Sunday, December 27, 2009


I realized joy can never be relative. Leafless trees make a city look moribund, but to spot just one evergreen cypress on a street is what joy can be like. A TV show about a community joining hands to feed the homeless on Christmas day, watched by no initial intent, can later manage to move a lot of your inner scaffolding. That is joy. The unexpectedness of snowfall on the most potentially murky day is what joy has come to be, with me..

Butterfly houses always enamored me. A shrine to witness the wondrous transition of a caterpillar into a butterfly. Watch those brittle wings gently struggle to sprout from inside a cocoon. Take the form of an ethereal being, fluttering across the waves of air, swimming in an ocean of carelessness. So, anytime I wanted to block out the ugliness of subjected reality, like the times when you can’t seem to deal with the fact that Christmas can be lonely for some, or that the evergreen cypress (snow-sprinkled) outside your window has to stand in the cold all winter, I imagine a little cloud surrounding me, a cloud of imaginatively invented joy, of self-preservation.

Like a cocoon, it protects me while I momentarily hibernate from that moment. It becomes so easy to close the moment like that, pretend like the moment never befell you, never spun you, never turned you. While I develop wings inside this cocoon to help me lift off this unwanted, unwelcome earth. Like a thousand butterflies, engulfing me, like liquefying skin made of a million wings, a cloud of controlled motion, morphing into my shape, hiding me. Defining me.

And I only found out, on the day that it snowed, that this doesn’t have to be my fantastic vision, conjured by a desultory mind. Snowflakes falling weightlessly, staying afloat for those uncertain yet heavy moments, are like butterflies (both ephemeral). Butterflies made of snow that whirl in concentric flight around me. The whiteness of the snow hiding the murk of the street, of the day. And this time, reality confirmed my little bubble of imagination. It was reality (which we all try so hard to escape, make lame excuses from and cheat with sometimes) that showed me the silken thread woven between her and my imagination. And that was joy to me. Non-relative and simply confirmed.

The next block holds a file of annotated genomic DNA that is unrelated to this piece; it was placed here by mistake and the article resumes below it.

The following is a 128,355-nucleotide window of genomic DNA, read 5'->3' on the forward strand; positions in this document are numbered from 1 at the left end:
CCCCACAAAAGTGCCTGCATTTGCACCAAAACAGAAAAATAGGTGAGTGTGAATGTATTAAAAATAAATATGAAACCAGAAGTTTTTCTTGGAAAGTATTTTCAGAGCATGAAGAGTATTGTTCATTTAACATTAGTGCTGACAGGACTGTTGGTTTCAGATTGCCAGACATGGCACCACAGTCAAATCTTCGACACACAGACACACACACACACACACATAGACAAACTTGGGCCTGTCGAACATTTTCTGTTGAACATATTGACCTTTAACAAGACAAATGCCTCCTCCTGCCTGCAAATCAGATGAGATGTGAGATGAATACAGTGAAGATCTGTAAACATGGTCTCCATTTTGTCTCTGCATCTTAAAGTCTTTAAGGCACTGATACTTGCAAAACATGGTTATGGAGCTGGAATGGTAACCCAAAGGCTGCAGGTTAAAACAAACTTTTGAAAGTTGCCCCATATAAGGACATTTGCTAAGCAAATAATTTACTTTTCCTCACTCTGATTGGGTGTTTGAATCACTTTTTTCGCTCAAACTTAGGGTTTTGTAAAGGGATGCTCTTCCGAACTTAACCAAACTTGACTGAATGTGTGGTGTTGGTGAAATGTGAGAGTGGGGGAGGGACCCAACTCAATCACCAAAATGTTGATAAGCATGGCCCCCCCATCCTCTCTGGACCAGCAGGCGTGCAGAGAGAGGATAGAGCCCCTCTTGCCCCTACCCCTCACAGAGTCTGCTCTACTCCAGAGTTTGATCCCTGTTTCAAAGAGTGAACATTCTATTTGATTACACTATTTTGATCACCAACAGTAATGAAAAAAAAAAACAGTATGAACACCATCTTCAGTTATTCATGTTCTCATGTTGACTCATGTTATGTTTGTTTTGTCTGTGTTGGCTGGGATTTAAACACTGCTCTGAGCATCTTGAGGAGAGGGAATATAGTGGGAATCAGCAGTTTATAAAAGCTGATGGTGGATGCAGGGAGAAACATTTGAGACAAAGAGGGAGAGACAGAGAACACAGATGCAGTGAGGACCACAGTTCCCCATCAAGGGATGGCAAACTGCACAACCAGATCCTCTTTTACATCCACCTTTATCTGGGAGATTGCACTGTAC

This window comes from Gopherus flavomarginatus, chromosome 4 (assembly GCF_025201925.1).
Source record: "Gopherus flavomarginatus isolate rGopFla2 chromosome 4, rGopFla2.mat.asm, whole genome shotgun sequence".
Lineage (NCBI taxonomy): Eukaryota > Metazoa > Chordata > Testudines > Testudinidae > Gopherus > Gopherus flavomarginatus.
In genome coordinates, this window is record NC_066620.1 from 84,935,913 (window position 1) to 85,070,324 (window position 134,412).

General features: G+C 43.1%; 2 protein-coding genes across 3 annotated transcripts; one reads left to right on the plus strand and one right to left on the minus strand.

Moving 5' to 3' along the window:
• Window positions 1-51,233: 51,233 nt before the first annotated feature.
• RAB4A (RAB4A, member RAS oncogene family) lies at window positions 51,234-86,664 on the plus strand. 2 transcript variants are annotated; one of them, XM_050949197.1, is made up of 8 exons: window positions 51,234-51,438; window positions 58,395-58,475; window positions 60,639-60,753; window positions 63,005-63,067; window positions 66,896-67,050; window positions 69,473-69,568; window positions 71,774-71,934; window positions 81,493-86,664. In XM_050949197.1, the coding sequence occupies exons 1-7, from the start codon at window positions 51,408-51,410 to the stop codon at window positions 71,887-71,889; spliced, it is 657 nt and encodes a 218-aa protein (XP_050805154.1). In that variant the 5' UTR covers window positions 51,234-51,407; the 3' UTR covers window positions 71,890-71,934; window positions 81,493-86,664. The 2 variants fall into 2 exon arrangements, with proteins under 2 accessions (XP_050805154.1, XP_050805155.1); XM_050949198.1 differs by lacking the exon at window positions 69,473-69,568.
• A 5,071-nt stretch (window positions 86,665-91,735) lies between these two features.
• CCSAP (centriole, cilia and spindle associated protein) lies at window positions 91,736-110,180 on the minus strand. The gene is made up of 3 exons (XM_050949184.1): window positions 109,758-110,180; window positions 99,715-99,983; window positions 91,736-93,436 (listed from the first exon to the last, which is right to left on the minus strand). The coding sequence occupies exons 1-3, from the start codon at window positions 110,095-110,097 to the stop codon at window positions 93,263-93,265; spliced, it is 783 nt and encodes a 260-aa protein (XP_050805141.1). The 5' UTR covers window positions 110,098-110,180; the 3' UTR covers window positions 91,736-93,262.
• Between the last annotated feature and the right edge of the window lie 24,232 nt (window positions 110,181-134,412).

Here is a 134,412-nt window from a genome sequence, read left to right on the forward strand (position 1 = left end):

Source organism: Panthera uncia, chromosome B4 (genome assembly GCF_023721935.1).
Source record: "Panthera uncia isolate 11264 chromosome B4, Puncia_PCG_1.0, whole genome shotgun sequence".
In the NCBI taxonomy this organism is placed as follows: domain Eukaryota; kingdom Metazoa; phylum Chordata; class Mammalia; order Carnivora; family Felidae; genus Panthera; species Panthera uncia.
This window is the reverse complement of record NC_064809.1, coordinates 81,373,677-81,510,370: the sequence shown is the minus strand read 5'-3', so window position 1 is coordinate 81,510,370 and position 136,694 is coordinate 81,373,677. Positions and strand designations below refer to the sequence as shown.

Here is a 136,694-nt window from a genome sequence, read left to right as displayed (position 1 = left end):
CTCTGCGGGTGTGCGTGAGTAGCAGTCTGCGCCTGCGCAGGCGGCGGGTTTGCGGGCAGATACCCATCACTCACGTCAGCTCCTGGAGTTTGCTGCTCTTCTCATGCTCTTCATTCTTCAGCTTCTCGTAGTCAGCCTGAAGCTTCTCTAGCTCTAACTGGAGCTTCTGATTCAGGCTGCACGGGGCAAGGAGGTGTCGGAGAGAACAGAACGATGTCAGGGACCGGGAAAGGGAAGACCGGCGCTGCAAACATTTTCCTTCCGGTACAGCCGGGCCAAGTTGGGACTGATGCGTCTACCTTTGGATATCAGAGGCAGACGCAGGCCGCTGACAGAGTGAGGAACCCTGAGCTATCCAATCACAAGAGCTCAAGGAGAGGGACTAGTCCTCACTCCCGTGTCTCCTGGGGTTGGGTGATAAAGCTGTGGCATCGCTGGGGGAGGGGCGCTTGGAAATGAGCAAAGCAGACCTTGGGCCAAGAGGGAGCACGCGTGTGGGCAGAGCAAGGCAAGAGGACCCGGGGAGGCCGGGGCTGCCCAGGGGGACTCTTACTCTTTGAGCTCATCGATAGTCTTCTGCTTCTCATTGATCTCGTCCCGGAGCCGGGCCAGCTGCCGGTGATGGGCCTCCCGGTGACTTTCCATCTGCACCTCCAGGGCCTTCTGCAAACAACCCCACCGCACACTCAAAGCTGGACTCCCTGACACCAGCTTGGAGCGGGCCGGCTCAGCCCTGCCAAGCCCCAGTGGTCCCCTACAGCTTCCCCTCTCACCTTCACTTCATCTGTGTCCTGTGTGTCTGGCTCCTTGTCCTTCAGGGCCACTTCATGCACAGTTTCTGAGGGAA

artiste - Christian Clipart
art title - Butterflies and Christmas snow
image url - here

Sunday, December 6, 2009

Unclothed, for once.

So, it's those times when you run out of wine and realize the immenseness of your dependency on it to adjust the dimensions of your gloom. Idiosyncratic gloom. The fullness of the wine in the glass tosses your securities. You know, the way your securities sometimes depend on the purpleness of the winter or the opaqueness of hope. There is an unstated, understood security I have come to find with the presence of wine in my house during winter. Before, I sought that security in the musky smell of my dogs’ bodies as they lay by my feet, sleeping but only narrowly so, always providing me with company as I sailed through the nocturne, all guarded.
I suffer a howling affinity for winter. I like the way it shuffles the order of things inside my carefully draped emotional demeanor. I seem to admire the fact that having wine becomes more of a physiological necessity than just some thoughtless guilty indulgence. The pseudo warmth works (almost) as a temporary substitute to the musky warmth I was otherwise used to. The dryness in the air is easy to associate with when you are replenishing a void. The early sunset makes dealing with the harshness of absence easy. The wait for snow will overshadow the other forms of longing meanwhile.
It becomes easy to long, watching the tiny specks of snow float effortlessly inside the glass globe. It is easy to swim deep into words and songs and poetries during this seasonal metamorphosis. Lyrical intensities don’t seem to fail you. Filled frames seem to do their job. Lowly burning flames on the side table seem to induce warmth of soothing magnitude. The hissing wind through the crevice of my window feels friendly too. Maybe I will let her unravel my robe. I can use a little sliver of winter inside my sealed house with depleting wine tonight. Inside my sealed skin with depleting strength.
When the hands go cold, the blood settles coolly in the center of the heart. Easy to heal. Maybe the skin of the heart grows thicker too. Easy to deal.
I will sail through this nocturne too, all seamless.

image source :

"I'll be your harvester of light, and send it out tonight, so we can start again.." - Winter Song, Sara Bareilles.